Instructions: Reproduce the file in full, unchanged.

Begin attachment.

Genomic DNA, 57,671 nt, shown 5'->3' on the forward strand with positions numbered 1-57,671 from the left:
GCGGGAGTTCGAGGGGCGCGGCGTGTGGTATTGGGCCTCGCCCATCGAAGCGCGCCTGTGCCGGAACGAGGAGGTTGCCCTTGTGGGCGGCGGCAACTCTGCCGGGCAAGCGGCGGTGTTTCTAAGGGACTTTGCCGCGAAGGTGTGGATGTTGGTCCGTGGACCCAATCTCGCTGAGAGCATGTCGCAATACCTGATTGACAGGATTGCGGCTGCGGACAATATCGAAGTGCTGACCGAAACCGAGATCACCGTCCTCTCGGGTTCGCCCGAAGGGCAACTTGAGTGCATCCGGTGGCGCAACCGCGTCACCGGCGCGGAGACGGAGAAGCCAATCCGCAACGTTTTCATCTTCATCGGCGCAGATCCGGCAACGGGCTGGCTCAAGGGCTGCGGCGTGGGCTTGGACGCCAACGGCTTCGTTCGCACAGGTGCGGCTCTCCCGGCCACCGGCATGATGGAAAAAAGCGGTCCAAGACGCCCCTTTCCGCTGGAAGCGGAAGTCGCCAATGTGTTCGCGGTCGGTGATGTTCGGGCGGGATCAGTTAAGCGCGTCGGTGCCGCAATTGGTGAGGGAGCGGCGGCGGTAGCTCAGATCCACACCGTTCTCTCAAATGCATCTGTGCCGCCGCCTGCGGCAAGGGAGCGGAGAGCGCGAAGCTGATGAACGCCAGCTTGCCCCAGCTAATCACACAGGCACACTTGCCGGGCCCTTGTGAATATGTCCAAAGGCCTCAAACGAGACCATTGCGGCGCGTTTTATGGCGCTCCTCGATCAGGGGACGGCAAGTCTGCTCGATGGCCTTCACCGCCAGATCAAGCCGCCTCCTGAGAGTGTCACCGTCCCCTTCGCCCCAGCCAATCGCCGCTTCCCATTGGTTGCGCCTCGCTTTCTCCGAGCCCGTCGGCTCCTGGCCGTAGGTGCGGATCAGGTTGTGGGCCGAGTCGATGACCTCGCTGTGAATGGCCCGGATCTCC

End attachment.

Genomic DNA, 57,671 nt, shown 5'->3' on the forward strand with positions numbered 1-57,671 from the left:
GCGGGAGTTCGAGGGGCGCGGCGTGTGGTATTGGGCCTCGCCCATCGAAGCGCGCCTGTGCCGGAACGAGGAGGTTGCCCTTGTGGGCGGCGGCAACTCTGCCGGGCAAGCGGCGGTGTTTCTAAGGGACTTTGCCGCGAAGGTGTGGATGTTGGTCCGTGGACCCAATCTCGCTGAGAGCATGTCGCAATACCTGATTGACAGGATTGCGGCTGCGGACAATATCGAAGTGCTGACCGAAACCGAGATCACCGTCCTCTCGGGTTCGCCCGAAGGGCAACTTGAGTGCATCCGGTGGCGCAACCGCGTCACCGGCGCGGAGACGGAGAAGCCAATCCGCAACGTTTTCATCTTCATCGGCGCAGATCCGGCAACGGGCTGGCTCAAGGGCTGCGGCGTGGGCTTGGACGCCAACGGCTTCGTTCGCACAGGTGCGGCTCTCCCGGCCACCGGCATGATGGAAAAAAGCGGTCCAAGACGCCCCTTTCCGCTGGAAGCGGAAGTCGCCAATGTGTTCGCGGTCGGTGATGTTCGGGCGGGATCAGTTAAGCGCGTCGGTGCCGCAATTGGTGAGGGAGCGGCGGCGGTAGCTCAGATCCACACCGTTCTCTCAAATGCATCTGTGCCGCCGCCTGCGGCAAGGGAGCGGAGAGCGCGAAGCTGATGAACGCCAGCTTGCCCCAGCTAATCACACAGGCACACTTGCCGGGCCCTTGTGAATATGTCCAAAGGCCTCAAACGAGACCATTGCGGCGCGTTTTATGGCGCTCCTCGATCAGGGGACGGCAAGTCTGCTCGATGGCCTTCACCGCCAGATCAAGCCGCCTCCTGAGAGTGTCACCGTCCCCTTCGCCCCAGCCAATCGCCGCTTCCCATTGGTTGCGCCTCGCTTTCTCCGAGCCCGTCGGCTCCTGGCCGTAGGTGCGGATCAGGTTGTGGGCCGAGTCGATGACCTCGCTGTGAATGGCCCGGATCTCC